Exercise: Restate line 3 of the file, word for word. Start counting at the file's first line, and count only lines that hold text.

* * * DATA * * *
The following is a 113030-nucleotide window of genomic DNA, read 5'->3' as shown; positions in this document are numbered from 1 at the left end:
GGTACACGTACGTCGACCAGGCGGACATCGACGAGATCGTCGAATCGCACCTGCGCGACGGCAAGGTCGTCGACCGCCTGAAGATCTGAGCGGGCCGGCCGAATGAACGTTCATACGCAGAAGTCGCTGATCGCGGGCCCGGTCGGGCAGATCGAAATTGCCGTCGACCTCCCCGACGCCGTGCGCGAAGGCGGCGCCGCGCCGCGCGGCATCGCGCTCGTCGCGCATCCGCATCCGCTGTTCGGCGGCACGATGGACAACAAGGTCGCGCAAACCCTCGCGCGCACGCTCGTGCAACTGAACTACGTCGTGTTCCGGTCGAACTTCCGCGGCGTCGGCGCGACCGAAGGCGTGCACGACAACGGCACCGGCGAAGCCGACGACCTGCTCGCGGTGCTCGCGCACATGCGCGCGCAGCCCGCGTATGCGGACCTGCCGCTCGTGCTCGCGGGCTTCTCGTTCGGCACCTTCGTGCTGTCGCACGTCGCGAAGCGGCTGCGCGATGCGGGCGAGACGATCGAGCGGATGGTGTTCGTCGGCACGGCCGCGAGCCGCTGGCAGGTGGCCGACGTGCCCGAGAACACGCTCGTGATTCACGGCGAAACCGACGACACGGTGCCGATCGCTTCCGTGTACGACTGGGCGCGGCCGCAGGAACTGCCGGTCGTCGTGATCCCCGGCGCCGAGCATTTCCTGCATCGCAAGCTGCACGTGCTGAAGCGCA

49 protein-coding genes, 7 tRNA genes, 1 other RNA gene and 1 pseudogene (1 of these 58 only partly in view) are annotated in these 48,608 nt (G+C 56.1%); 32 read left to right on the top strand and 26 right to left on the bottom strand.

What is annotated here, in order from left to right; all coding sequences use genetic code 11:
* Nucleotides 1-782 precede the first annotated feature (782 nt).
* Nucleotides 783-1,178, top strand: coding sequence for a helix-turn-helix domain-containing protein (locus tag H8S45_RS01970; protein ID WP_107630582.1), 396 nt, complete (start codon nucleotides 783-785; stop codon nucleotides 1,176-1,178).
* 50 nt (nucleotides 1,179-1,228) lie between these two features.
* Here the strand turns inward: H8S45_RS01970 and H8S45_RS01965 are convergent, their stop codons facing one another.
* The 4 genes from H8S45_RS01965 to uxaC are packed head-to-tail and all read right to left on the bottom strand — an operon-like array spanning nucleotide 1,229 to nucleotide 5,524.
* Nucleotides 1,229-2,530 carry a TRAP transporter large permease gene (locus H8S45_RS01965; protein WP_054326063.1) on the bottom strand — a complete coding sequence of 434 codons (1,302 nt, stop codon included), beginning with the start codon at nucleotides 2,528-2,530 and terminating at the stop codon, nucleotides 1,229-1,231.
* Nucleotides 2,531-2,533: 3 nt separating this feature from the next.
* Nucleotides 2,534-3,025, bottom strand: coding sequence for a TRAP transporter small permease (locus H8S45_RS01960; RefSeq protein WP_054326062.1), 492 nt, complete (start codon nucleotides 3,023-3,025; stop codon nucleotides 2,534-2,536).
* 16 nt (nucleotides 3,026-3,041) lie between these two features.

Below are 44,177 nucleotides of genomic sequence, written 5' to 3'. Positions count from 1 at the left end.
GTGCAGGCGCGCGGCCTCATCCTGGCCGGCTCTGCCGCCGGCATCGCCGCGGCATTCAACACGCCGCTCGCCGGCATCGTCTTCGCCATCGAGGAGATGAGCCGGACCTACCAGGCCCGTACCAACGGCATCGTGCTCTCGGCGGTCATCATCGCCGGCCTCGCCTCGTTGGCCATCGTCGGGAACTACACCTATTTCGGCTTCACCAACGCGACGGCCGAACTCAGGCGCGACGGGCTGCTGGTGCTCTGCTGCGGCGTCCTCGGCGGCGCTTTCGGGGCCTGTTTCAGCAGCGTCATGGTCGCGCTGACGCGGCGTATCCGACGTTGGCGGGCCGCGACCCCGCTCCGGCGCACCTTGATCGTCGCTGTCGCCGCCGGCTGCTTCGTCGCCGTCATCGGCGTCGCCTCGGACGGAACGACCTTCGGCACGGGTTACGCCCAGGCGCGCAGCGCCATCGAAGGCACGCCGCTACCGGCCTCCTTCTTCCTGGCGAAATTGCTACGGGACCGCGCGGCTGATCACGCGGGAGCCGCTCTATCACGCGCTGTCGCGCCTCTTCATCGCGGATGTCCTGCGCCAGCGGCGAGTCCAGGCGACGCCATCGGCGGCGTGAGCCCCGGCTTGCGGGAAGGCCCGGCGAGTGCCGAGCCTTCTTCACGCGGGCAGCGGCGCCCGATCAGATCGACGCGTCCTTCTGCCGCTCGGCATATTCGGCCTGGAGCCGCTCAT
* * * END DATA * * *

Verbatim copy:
49 protein-coding genes, 7 tRNA genes, 1 other RNA gene and 1 pseudogene (1 of these 58 only partly in view) are annotated in these 48,608 nt (G+C 56.1%); 32 read left to right on the top strand and 26 right to left on the bottom strand.